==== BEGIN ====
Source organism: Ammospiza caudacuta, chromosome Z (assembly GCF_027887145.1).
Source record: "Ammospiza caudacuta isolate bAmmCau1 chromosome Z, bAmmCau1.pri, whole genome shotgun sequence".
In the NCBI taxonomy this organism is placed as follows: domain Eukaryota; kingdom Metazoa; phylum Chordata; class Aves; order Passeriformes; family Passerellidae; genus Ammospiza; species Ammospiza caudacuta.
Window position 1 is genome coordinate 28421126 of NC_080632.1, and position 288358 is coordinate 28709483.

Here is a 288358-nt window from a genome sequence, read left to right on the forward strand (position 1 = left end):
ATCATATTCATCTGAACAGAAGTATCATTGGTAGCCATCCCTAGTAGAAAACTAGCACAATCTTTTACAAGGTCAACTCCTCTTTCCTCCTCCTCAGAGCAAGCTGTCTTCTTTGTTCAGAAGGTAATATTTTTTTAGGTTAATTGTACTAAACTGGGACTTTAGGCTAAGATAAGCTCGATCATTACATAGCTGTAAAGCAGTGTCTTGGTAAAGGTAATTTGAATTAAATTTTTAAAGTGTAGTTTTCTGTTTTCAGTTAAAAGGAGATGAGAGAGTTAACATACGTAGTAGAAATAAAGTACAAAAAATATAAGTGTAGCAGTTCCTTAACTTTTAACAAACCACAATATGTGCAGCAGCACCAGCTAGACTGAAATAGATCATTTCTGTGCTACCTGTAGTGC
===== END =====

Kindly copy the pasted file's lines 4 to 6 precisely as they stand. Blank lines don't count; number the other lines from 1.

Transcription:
Window position 1 is genome coordinate 28421126 of NC_080632.1, and position 288358 is coordinate 28709483.

Here is a 288358-nt window from a genome sequence, read left to right on the forward strand (position 1 = left end):
ATCATATTCATCTGAACAGAAGTATCATTGGTAGCCATCCCTAGTAGAAAACTAGCACAATCTTTTACAAGGTCAACTCCTCTTTCCTCCTCCTCAGAGCAAGCTGTCTTCTTTGTTCAGAAGGTAATATTTTTTTAGGTTAATTGTACTAAACTGGGACTTTAGGCTAAGATAAGCTCGATCATTACATAGCTGTAAAGCAGTGTCTTGGTAAAGGTAATTTGAATTAAATTTTTAAAGTGTAGTTTTCTGTTTTCAGTTAAAAGGAGATGAGAGAGTTAACATACGTAGTAGAAATAAAGTACAAAAAATATAAGTGTAGCAGTTCCTTAACTTTTAACAAACCACAATATGTGCAGCAGCACCAGCTAGACTGAAATAGATCATTTCTGTGCTACCTGTAGTGC